One of the first thresholds I crossed was vocal miking technique. The standard handheld (plug in your favorite mike here) was a thing of the past. I had worked with miniature mikes before (Sennheiser MKEs), but we used headsets to get them in close for proximity. Now I was introduced for the first time to miniature mikes at the hairline. Obviously, you do not receive the presence as you do in close miking. Jason did bring to my attention the positive side that the mike is always the same distance from the source. You do not have the frustration of working with an artist or actor that has poor mike handling technique while using a handheld.
My first day at Mamma Mia! I entered a very friendly and professional atmosphere. The cast and crew were all very supportive and made me feel right at home. After the introductions, Jason took me on a quick tour, and we brushed on the highlights of the audio, video, and clear-com just to give me basic knowledge of the rig. We did not discuss anything in-depth, as the most important thing for me to focus on at the moment was to learn the mix.
Thirty minutes after we met, Jason handed me my copy of the script. He told me I would begin taking notes from FOH immediately to learn the mix. Not having a strong background in theatre and never being exposed to a Broadway show I thought it would be no big deal. The bottom line is when it came to mixing a Broadway show I was absolutely clue free.
Jason knew my background was not in musical theatre, but I don't think he realized I did not do it this way while mixing concerts. My first day of training was confusing, because I did not understand the parameters of what I was trying to learn. I first had to teach myself how and what was important before I could actually get a grip and begin to study. After riding shotgun for the first show, I don't think I had more than five notes written on my script and they were extremely vague. I was very confused as to what exactly I needed to write down.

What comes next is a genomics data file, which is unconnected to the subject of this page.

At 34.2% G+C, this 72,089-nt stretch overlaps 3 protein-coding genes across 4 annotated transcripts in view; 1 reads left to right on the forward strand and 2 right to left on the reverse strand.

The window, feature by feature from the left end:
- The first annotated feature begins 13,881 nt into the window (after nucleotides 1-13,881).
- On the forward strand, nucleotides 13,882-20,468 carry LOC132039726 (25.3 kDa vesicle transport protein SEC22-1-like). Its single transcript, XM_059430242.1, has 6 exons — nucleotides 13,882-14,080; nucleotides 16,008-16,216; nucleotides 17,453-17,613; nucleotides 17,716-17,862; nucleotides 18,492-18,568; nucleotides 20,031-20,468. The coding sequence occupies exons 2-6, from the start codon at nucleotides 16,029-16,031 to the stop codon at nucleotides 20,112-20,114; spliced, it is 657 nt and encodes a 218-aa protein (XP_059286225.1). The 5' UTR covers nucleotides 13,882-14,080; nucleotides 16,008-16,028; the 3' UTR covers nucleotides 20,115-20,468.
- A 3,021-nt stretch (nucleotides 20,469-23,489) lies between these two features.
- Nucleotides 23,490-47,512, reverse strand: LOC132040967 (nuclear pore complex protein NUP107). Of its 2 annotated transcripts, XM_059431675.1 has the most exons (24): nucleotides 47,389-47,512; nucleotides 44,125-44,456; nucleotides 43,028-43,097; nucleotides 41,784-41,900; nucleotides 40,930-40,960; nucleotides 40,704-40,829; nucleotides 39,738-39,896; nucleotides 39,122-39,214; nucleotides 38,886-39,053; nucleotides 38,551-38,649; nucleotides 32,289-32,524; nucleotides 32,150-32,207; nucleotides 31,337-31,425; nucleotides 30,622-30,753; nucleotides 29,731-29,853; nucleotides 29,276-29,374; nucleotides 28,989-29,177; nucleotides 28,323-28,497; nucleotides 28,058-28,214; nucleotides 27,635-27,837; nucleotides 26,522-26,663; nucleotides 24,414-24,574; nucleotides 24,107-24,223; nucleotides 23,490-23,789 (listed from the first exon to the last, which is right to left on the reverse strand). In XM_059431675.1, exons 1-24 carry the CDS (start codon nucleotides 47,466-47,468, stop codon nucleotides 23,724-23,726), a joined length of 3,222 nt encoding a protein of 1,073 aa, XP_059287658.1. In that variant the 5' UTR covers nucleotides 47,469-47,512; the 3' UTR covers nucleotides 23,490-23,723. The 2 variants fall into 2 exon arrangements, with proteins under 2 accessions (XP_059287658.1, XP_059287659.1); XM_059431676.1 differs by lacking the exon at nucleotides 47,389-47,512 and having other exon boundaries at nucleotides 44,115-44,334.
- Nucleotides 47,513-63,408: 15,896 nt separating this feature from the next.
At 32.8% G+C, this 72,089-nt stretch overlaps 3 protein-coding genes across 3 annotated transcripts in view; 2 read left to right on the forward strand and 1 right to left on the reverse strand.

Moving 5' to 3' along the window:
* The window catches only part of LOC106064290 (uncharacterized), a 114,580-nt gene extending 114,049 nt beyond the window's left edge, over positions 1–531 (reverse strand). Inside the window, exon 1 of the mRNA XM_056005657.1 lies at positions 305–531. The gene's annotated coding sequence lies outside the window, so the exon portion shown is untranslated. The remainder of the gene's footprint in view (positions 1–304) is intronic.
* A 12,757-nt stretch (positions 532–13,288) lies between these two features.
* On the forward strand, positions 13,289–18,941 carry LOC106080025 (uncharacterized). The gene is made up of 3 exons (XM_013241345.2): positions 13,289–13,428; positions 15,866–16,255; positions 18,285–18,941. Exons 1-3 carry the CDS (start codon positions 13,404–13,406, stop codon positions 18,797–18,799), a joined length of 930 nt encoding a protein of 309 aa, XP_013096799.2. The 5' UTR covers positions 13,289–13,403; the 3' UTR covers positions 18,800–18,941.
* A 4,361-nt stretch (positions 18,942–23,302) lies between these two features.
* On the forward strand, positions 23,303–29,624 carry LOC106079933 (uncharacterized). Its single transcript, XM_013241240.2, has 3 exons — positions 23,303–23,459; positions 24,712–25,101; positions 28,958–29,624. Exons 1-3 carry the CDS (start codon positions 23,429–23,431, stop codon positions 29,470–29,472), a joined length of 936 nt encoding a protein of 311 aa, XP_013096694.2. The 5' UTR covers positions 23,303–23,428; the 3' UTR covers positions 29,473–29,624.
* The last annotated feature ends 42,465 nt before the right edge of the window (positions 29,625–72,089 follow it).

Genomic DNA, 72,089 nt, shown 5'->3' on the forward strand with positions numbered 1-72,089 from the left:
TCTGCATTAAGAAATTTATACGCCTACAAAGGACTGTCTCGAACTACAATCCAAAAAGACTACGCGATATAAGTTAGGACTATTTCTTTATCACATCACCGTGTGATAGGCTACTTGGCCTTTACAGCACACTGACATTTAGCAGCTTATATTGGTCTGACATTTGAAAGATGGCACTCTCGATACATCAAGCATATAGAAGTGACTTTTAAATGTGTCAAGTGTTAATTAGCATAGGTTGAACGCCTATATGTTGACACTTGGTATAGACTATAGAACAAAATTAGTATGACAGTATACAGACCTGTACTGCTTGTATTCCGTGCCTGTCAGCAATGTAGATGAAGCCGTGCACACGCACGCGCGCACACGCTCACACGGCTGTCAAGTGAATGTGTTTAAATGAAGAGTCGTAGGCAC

Right away I was thrown in the fire to mix my first segment. Not truly understanding the concept of mixing a musical with all the dialogue and constant band pushes/pulls, admittedly, I was a little shaky. And even though he said nothing but positive things at the time, I found out later Jason was also a bit concerned.
However, it does seem that dumping me in the pool to see if I would sink or swim paid off to my benefit. Actually getting my feet wet for the first time mixing true musical theatre opened my eyes and gave me a feel as to what was really going on. Since I am one of those people that learn better by doing, I soon figured out why and where I needed to focus my attention. After that, the rest came easy.
For the following couple of weeks, I would come in early and sit down at the console with a CD and study. Every evening I would actually mix the segment I studied that day live and Jason would evaluate me. He will tell you that the second time I mixed was like night and day compared to my first. He no longer had any worries that I could make the transition from being a concert engineer.
To keep the story short, after I figured out how to learn, I picked it up very quickly. It was not long before I was mixing the entire show solo. A short time later, I weaned myself off of the script and my notes and the rest is history. Oh, and I'm still here. That's a good sign.
Next month: Differences between concerts and musical theatre: dialogue, dynamics, and détente.